The Property is Not Stolen
It is possible for someone to mistakenly or falsely claim that the property is stolen when it is in fact not. The state must prove that the property in question is actually stolen property. If this is not proven, your case will likely result in dismissal or an acquittal.
Claim of Right
You may have believed in sincerity that you had a legal right to take the property. If so, your Fresno theft attorney may use the “claim of right” defense on your behalf. For this defense to be valid, you must have openly acquired the property without an attempt to conceal your actions.
Illegal Search & Seizure
Law enforcement officials must abide by the Fourth Amendment of the Constitution which protects citizens from unlawful search and seizure. For instance, if the officers did not obtain a warrant prior to searching your home, the property obtained may be suppressed from evidence.
Law enforcement is required to read you your Miranda rights prior to subjecting you to a custodial interrogation. If this is not done, any incriminating statements you make to the authorities will be suppressed from evidence.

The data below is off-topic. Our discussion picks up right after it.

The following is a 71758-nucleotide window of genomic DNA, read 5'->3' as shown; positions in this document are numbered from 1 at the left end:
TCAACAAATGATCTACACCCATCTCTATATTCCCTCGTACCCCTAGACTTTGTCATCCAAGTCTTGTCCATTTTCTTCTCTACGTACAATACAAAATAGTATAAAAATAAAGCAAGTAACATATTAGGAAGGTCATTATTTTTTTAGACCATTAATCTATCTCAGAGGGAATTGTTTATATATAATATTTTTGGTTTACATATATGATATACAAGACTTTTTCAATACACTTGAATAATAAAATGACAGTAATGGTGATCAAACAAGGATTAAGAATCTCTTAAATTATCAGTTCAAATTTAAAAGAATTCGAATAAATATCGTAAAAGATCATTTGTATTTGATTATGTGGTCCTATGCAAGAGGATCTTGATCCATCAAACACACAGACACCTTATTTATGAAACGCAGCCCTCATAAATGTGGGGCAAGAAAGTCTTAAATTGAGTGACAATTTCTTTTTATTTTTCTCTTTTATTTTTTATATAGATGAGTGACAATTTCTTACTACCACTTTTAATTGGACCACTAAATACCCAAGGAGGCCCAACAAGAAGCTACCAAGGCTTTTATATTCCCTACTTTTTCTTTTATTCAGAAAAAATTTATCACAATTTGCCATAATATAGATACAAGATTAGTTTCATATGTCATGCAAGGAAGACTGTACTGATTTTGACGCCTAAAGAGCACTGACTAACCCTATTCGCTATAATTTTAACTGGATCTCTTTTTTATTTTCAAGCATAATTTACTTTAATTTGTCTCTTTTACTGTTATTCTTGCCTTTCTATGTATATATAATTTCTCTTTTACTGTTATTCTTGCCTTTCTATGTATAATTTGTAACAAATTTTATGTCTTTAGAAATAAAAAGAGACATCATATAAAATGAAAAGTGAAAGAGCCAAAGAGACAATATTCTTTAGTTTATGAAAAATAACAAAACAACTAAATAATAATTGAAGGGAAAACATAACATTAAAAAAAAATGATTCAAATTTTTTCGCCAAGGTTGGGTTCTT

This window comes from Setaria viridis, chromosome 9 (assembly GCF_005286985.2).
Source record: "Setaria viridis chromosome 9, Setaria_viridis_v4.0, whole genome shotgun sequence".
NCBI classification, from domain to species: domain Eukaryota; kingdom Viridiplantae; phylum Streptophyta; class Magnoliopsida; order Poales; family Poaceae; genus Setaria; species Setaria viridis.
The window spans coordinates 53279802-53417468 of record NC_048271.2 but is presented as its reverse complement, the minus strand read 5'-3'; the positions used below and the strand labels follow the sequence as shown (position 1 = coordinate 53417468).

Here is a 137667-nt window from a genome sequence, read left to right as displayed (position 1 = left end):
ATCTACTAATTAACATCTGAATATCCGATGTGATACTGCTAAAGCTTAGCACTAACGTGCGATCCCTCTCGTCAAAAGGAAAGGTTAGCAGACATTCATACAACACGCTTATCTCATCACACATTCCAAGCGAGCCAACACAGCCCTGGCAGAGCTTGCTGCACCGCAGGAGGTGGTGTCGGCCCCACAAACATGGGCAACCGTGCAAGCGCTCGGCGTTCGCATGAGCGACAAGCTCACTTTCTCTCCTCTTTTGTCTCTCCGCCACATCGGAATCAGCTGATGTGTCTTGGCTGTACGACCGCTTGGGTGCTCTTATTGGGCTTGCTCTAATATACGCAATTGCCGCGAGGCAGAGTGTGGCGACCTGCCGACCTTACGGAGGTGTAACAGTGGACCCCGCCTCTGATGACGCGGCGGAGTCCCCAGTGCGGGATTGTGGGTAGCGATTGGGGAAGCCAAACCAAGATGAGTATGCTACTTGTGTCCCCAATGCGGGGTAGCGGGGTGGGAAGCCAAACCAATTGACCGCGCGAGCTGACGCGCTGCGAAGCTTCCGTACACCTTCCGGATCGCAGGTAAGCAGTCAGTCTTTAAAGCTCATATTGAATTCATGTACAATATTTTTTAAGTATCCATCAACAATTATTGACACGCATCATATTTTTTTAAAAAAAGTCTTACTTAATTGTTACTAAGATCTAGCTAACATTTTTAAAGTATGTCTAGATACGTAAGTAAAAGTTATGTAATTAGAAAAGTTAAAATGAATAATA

You may be falsely accused of receiving stolen property. If this is the case, your defense team will need to perform a full investigation to uncover your accuser’s untruths.
Talk to a Fresno Possession of Stolen Property Attorney Today
If you are currently facing a charge of receiving stolen property, it is essential that you obtain skilled and experienced legal counsel to study the facts of your case and put together an intelligent and vigorous defense. As a former prosecutor and current possession of stolen property lawyer, Michael McKneely knows how to best deal with prosecutors. He will work hard on your behalf to achieve the best possible outcome that results in either a reduction of your theft charges or if possible, a dismissal of your theft charge in Fresno.
Call Michael McKneely, Criminal Defense Lawyer today at (559) 443-7442 to set up a free consultation. If you’re facing possession of stolen property charges in California, preserve your legal rights by contacting us right away. Fresno criminal defense attorney Michael McKneely has been on both sides of the criminal justice system, so he knows what to expect and how to make the process easier for you.